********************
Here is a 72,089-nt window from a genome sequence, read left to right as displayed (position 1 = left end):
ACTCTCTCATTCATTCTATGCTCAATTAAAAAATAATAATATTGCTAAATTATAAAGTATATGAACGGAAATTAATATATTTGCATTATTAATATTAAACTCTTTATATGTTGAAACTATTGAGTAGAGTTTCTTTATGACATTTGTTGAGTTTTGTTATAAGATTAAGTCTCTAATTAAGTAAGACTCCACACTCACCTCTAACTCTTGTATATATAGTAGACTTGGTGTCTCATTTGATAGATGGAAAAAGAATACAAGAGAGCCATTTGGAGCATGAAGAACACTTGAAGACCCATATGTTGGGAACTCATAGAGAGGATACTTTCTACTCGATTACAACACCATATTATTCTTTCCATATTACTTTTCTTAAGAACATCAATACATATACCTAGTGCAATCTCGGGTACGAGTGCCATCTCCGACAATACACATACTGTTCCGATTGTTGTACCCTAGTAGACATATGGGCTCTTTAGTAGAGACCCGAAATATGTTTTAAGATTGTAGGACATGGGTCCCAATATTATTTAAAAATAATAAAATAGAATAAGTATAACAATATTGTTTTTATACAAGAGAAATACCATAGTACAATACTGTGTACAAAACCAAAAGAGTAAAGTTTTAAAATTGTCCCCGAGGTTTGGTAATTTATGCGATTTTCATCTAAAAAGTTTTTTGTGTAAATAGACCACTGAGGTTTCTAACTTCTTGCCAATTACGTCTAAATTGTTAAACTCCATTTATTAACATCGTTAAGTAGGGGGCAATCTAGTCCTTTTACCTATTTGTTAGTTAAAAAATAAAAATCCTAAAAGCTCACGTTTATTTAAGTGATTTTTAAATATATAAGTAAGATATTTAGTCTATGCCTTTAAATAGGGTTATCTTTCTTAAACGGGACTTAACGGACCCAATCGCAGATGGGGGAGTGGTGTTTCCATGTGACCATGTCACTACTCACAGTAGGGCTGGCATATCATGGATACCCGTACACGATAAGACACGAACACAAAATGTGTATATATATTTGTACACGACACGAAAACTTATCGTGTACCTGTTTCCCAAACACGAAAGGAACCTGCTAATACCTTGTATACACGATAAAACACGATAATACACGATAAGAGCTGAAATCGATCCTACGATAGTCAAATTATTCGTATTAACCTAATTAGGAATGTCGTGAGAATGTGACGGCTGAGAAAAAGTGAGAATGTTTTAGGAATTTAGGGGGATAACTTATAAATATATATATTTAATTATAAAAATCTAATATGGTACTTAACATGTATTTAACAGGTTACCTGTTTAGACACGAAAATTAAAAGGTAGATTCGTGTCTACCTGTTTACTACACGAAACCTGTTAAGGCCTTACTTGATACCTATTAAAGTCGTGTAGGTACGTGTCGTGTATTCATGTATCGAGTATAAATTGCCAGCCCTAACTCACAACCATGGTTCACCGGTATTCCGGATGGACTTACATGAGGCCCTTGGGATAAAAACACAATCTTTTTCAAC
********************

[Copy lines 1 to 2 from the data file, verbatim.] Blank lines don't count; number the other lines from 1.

Here is a 72,089-nt window from a genome sequence, read left to right as displayed (position 1 = left end):
ACTCTCTCATTCATTCTATGCTCAATTAAAAAATAATAATATTGCTAAATTATAAAGTATATGAACGGAAATTAATATATTTGCATTATTAATATTAAACTCTTTATATGTTGAAACTATTGAGTAGAGTTTCTTTATGACATTTGTTGAGTTTTGTTATAAGATTAAGTCTCTAATTAAGTAAGACTCCACACTCACCTCTAACTCTTGTATATATAGTAGACTTGGTGTCTCATTTGATAGATGGAAAAAGAATACAAGAGAGCCATTTGGAGCATGAAGAACACTTGAAGACCCATATGTTGGGAACTCATAGAGAGGATACTTTCTACTCGATTACAACACCATATTATTCTTTCCATATTACTTTTCTTAAGAACATCAATACATATACCTAGTGCAATCTCGGGTACGAGTGCCATCTCCGACAATACACATACTGTTCCGATTGTTGTACCCTAGTAGACATATGGGCTCTTTAGTAGAGACCCGAAATATGTTTTAAGATTGTAGGACATGGGTCCCAATATTATTTAAAAATAATAAAATAGAATAAGTATAACAATATTGTTTTTATACAAGAGAAATACCATAGTACAATACTGTGTACAAAACCAAAAGAGTAAAGTTTTAAAATTGTCCCCGAGGTTTGGTAATTTATGCGATTTTCATCTAAAAAGTTTTTTGTGTAAATAGACCACTGAGGTTTCTAACTTCTTGCCAATTACGTCTAAATTGTTAAACTCCATTTATTAACATCGTTAAGTAGGGGGCAATCTAGTCCTTTTACCTATTTGTTAGTTAAAAAATAAAAATCCTAAAAGCTCACGTTTATTTAAGTGATTTTTAAATATATAAGTAAGATATTTAGTCTATGCCTTTAAATAGGGTTATCTTTCTTAAACGGGACTTAACGGACCCAATCGCAGATGGGGGAGTGGTGTTTCCATGTGACCATGTCACTACTCACAGTAGGGCTGGCATATCATGGATACCCGTACACGATAAGACACGAACACAAAATGTGTATATATATTTGTACACGACACGAAAACTTATCGTGTACCTGTTTCCCAAACACGAAAGGAACCTGCTAATACCTTGTATACACGATAAAACACGATAATACACGATAAGAGCTGAAATCGATCCTACGATAGTCAAATTATTCGTATTAACCTAATTAGGAATGTCGTGAGAATGTGACGGCTGAGAAAAAGTGAGAATGTTTTAGGAATTTAGGGGGATAACTTATAAATATATATATTTAATTATAAAAATCTAATATGGTACTTAACATGTATTTAACAGGTTACCTGTTTAGACACGAAAATTAAAAGGTAGATTCGTGTCTACCTGTTTACTACACGAAACCTGTTAAGGCCTTACTTGATACCTATTAAAGTCGTGTAGGTACGTGTCGTGTATTCATGTATCGAGTATAAATTGCCAGCCCTAACTCACAACCATGGTTCACCGGTATTCCGGATGGACTTACATGAGGCCCTTGGGATAAAAACACAATCTTTTTCAAC